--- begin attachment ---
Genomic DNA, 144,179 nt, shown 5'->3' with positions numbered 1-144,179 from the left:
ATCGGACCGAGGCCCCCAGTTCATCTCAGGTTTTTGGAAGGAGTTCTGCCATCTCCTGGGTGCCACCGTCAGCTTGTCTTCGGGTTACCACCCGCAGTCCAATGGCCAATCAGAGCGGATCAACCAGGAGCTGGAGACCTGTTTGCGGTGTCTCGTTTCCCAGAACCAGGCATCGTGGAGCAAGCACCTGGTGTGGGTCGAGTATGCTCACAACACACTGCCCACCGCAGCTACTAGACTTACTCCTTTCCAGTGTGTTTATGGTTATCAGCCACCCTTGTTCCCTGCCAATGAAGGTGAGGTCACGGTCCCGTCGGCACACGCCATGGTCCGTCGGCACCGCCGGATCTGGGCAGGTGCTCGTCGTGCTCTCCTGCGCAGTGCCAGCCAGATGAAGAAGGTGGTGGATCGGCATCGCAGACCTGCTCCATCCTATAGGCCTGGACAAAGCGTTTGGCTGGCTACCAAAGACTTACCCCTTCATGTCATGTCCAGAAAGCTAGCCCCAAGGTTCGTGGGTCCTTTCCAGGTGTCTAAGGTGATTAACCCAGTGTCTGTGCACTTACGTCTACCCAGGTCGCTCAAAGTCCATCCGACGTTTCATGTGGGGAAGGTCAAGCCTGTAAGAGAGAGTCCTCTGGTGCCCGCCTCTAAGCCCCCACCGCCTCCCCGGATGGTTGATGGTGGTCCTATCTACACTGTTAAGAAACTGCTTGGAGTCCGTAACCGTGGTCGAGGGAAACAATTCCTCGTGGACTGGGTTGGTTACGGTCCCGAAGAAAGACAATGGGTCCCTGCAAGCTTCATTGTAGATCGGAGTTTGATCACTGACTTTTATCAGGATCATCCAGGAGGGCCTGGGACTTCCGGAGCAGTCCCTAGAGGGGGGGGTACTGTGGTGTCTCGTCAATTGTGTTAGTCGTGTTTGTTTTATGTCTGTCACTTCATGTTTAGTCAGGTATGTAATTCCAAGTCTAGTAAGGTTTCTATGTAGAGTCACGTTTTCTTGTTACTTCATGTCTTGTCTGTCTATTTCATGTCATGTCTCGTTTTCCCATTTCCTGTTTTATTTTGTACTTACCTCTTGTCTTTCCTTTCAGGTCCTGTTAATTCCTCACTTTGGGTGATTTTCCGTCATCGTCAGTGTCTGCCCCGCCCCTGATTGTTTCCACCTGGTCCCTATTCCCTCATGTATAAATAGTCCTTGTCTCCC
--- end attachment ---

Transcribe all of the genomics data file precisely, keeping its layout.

Genomic DNA, 144,179 nt, shown 5'->3' with positions numbered 1-144,179 from the left:
ATCGGACCGAGGCCCCCAGTTCATCTCAGGTTTTTGGAAGGAGTTCTGCCATCTCCTGGGTGCCACCGTCAGCTTGTCTTCGGGTTACCACCCGCAGTCCAATGGCCAATCAGAGCGGATCAACCAGGAGCTGGAGACCTGTTTGCGGTGTCTCGTTTCCCAGAACCAGGCATCGTGGAGCAAGCACCTGGTGTGGGTCGAGTATGCTCACAACACACTGCCCACCGCAGCTACTAGACTTACTCCTTTCCAGTGTGTTTATGGTTATCAGCCACCCTTGTTCCCTGCCAATGAAGGTGAGGTCACGGTCCCGTCGGCACACGCCATGGTCCGTCGGCACCGCCGGATCTGGGCAGGTGCTCGTCGTGCTCTCCTGCGCAGTGCCAGCCAGATGAAGAAGGTGGTGGATCGGCATCGCAGACCTGCTCCATCCTATAGGCCTGGACAAAGCGTTTGGCTGGCTACCAAAGACTTACCCCTTCATGTCATGTCCAGAAAGCTAGCCCCAAGGTTCGTGGGTCCTTTCCAGGTGTCTAAGGTGATTAACCCAGTGTCTGTGCACTTACGTCTACCCAGGTCGCTCAAAGTCCATCCGACGTTTCATGTGGGGAAGGTCAAGCCTGTAAGAGAGAGTCCTCTGGTGCCCGCCTCTAAGCCCCCACCGCCTCCCCGGATGGTTGATGGTGGTCCTATCTACACTGTTAAGAAACTGCTTGGAGTCCGTAACCGTGGTCGAGGGAAACAATTCCTCGTGGACTGGGTTGGTTACGGTCCCGAAGAAAGACAATGGGTCCCTGCAAGCTTCATTGTAGATCGGAGTTTGATCACTGACTTTTATCAGGATCATCCAGGAGGGCCTGGGACTTCCGGAGCAGTCCCTAGAGGGGGGGGTACTGTGGTGTCTCGTCAATTGTGTTAGTCGTGTTTGTTTTATGTCTGTCACTTCATGTTTAGTCAGGTATGTAATTCCAAGTCTAGTAAGGTTTCTATGTAGAGTCACGTTTTCTTGTTACTTCATGTCTTGTCTGTCTATTTCATGTCATGTCTCGTTTTCCCATTTCCTGTTTTATTTTGTACTTACCTCTTGTCTTTCCTTTCAGGTCCTGTTAATTCCTCACTTTGGGTGATTTTCCGTCATCGTCAGTGTCTGCCCCGCCCCTGATTGTTTCCACCTGGTCCCTATTCCCTCATGTATAAATAGTCCTTGTCTCCC